create-servers

Create an http AND/OR an https server and call the same request handler.

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create-servers
Create an http AND/OR an https server and call the same request handler.

Usage

The create-servers module exports a function that takes a config object and a node-style callback. The config object must have at minimum an http or https property (or both). The following config properties are supported:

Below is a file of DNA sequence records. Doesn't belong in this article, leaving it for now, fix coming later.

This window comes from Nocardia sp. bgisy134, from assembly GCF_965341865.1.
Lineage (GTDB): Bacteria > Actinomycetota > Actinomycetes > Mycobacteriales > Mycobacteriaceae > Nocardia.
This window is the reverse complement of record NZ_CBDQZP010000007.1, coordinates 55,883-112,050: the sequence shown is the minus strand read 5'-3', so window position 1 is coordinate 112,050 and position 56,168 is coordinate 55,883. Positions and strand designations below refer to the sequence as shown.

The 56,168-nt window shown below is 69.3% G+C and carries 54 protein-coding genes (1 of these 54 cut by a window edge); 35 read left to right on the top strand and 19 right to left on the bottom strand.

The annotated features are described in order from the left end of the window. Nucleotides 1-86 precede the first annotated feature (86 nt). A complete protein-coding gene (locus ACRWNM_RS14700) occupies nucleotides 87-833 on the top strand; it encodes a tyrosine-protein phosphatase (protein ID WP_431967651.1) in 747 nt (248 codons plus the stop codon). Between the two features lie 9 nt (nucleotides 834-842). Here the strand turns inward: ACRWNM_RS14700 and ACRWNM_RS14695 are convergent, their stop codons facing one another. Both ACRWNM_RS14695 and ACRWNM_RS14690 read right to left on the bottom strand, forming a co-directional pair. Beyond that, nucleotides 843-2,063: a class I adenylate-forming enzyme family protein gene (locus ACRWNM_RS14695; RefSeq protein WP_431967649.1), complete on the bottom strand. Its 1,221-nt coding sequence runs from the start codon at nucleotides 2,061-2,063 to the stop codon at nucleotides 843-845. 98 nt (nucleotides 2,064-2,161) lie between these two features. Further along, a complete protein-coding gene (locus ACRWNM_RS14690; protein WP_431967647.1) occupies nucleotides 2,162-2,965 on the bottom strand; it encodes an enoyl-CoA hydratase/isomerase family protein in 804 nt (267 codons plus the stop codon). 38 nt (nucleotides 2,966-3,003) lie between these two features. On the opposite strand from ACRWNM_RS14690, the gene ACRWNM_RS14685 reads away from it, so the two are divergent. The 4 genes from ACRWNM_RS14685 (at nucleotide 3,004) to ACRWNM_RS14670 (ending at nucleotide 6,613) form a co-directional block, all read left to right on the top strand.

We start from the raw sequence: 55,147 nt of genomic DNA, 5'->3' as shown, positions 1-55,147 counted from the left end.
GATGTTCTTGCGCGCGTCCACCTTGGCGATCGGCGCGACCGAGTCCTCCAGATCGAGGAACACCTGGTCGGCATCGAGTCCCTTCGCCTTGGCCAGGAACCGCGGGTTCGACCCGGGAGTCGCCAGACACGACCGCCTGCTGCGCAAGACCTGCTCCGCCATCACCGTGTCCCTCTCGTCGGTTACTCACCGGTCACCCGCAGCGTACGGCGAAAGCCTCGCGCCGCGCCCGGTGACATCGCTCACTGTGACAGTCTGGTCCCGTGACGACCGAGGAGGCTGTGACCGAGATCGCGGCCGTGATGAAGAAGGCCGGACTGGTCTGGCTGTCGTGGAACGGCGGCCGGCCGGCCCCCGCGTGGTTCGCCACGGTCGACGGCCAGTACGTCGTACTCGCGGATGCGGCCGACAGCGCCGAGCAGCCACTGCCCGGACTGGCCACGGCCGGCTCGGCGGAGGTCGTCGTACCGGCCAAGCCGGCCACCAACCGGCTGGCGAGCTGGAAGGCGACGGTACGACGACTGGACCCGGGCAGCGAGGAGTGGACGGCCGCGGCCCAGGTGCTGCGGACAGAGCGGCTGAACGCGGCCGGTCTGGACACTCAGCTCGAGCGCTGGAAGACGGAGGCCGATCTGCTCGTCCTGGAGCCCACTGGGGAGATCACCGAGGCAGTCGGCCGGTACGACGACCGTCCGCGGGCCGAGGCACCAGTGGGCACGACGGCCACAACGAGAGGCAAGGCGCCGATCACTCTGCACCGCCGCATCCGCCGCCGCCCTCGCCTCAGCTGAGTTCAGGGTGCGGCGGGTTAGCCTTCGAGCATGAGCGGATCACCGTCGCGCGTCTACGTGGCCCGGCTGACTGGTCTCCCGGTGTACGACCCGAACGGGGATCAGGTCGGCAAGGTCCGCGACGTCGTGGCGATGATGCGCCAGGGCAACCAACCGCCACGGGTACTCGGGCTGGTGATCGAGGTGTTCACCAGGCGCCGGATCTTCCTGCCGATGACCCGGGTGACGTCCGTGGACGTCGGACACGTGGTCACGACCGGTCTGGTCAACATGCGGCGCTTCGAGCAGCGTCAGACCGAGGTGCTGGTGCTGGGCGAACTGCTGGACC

| Property | Description | | ------------------------ | ------------------------------------------------------------------------------------------------------------------------------------------------------------------------------------------------------------------------------------------------------------------------------------- | | handler | Request handler to be used for any server, unless overridden specifically with http.handler or https.handler. | | timeout | Socket timeout in milliseconds for any server, unless overridden with http.timeout or https.timeout. Defaults to the node default of 2 minutes. | | keepAliveTimeout | Milliseconds of activity before sockets are destroyed. Defaults to the node default value (currently 5 seconds). | | http | Optional. If present, an HTTP server is started. This can be an object or a number. If it's a number, it's used as the TCP port for an HTTP server. You may also use an Array to start multiple servers. | | http.port | TCP port for the HTTP server. Defaults to 80. | | http.host | The address the HTTP server is bound to. Defaults to :: or 0.0.0.0. | | http.timeout | Socket timeout in milliseconds for the server. If unspecified, the top-level timeout configuration is used. | | http.keepAliveTimeout | Overrides the top-level keepAliveTimeout setting if specified. | | http.handler | Handler for HTTP requests. If you want to share a handler with all servers, use a top-level handler config property instead. | | https | Optional object. If present, an HTTPS server is started. You may start multiple HTTPS servers by passing an array of objects | | https.port | TCP port for the HTTPS server. Defaults to 443. | | https.host | The address the HTTPS server is bound to. Defaults to :: or 0.0.0.0. | | https.timeout | Socket timeout in milliseconds for the server. If unspecified, the top-level timeout configuration is used. | | https.keepAliveTimeout | Overrides the top-level keepAliveTimeout setting if specified. | | https.ciphers | Defaults to a default cipher suite. To customize, either supply a colon-separated string or array of strings for the ciphers you want the server to support. | | https.honorCipherOrder | If true, prefer the server's specified cipher order instead of the client's. Defaults to false. | | https.root | Root directory for certificate/key files. See Certificate normalization for more details. | | https.key | PEM/file path for the server's private key. See Certificate normalization for more details. | | https.cert | PEM/file path(s) for the server's certificate. See Certificate normalization for more details. | | https.ca | Cert or array of certs specifying trusted authorities for peer certificates. Only required if your server accepts client certificate connections signed by authorities that are not trusted by default. See Certificate normalization for more details. | | https.sni | See SNI Support. | | https.handler | Handler for HTTPS requests. If you want to share a handler with all servers, use a top-level handler config property instead. | | https.* | Any other properties supported by https.createServer can be added to the https object, except secureProtocol and secureOptions which are set to recommended values. | | http2 | Optional object. If present, an HTTP/2 server is started. You may start multiple HTTP/2 servers by passing an array of objects | | http2.allowHTTP1 | Enable ALPN negotiation allowing support for both HTTPS and HTTP/2 on the same socket. | | http2.* | The same https security options are allowed, as well as any other properties supported by http2.createSecureServer. |